Defending executives in historic prosecution of mine spill in B.C.


The Ascendion team returns to Prince Rupert, British Columbia to defend two executives in the only trial associated with an alleged tailings pond spill.

Our clients were executives of a gold mine in northern British Columbia operating under exploration and major mines permits. Due to circumstances beyond their control, there were discharges into the environment. However, the Ministry of Mines and Ministry of Environment were not satisfied with charging the company with violations of environmental statutes (the Environmental Management Act, Water Sustainability Act, and the Fisheries Act). Instead, the Crown insisted on charging the individual persons with the exact charges.

This is a retrial. Out of 124 counts on the Information (the charging document), our client was convicted of only two in the original trial. In that first trial, we successfully excluded certain statements made by our clients because the statements were obtained in a manner contrary to the principle against self-incrimination under s. 7 of the Canadian Charter of Rights and Freedoms. The government used its power to compel our client’s cooperation under administrative statutes to provide statements against their interests, which were then used against them in a criminal prosecution. Anyone who works in a heavily regulated industry, such as mining, forestry, fisheries, professional services, securities, oil and gas, energy, or anyone who employs employees will know that the statutes under which they operate compel them to cooperate with regulators. However, what happens when a police officer stands behind a compliance officer when cooperating with the regulator? The Crown appealed certain aspects of the trial decision. And the nature of the evidence excluded meant that the Crown’s appeal resulted in a new trial being ordered.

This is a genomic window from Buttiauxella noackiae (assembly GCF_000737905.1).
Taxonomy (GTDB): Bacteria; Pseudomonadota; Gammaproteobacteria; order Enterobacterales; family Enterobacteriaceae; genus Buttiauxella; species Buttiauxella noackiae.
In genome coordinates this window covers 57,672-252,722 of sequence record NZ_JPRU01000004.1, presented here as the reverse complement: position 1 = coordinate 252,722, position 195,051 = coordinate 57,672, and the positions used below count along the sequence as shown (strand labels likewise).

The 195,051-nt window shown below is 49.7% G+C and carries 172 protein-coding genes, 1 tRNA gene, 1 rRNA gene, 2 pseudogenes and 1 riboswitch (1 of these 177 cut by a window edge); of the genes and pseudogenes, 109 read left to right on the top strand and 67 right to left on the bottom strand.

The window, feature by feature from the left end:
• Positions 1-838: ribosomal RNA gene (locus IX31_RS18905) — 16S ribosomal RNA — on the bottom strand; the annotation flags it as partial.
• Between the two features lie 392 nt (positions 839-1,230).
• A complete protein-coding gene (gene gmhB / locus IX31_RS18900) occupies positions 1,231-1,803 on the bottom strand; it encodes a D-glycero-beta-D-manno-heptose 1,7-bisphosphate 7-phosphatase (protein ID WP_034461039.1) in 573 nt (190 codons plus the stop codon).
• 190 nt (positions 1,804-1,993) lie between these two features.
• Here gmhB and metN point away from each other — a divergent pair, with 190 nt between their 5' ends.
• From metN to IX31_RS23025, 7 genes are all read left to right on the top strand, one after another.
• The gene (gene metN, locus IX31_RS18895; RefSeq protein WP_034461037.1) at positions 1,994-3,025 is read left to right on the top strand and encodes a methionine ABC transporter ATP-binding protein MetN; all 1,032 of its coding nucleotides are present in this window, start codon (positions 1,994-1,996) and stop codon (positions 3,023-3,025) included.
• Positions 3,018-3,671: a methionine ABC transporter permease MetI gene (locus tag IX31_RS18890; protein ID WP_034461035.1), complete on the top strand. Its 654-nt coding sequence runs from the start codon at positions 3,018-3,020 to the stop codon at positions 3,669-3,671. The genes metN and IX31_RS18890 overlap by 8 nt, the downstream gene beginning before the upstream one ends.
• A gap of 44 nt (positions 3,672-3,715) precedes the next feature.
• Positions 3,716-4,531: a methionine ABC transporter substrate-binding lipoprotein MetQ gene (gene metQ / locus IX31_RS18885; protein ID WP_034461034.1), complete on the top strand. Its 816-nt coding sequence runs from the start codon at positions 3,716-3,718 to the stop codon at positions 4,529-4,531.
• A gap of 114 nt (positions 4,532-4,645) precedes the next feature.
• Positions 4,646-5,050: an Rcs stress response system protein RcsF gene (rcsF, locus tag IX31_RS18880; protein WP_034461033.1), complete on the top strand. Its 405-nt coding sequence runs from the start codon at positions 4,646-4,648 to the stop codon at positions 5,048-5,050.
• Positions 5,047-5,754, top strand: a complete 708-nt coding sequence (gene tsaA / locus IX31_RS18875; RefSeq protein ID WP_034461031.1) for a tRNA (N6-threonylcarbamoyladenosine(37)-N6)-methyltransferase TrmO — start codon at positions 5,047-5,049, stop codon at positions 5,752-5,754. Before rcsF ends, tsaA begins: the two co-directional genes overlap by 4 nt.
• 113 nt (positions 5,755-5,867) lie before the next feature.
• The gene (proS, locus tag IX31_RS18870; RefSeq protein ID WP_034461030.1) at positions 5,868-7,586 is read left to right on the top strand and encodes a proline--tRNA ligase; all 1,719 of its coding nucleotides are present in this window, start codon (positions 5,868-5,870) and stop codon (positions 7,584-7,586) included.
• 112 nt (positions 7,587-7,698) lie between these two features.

We believe that a properly functioning state separates regulatory and criminal functions. Suppose regulated persons in any industry believe their cooperation with regulators may lead to criminal sanctions, such as jail. In that case, the jeopardy impairs the collaboration necessary to make successful regulation work. Conversely, it offends the principles of any liberal democracy to force people to incriminate themselves, even when it involves the use of regulatory powers exercised by the state.

We aim to advance a vigorous defence in this long (scheduled at eight weeks) and complex trial. We invite anyone working in regulated industries, including employers, resource companies, and companies operating in financial sectors, to monitor this case and follow our feed for the latest news.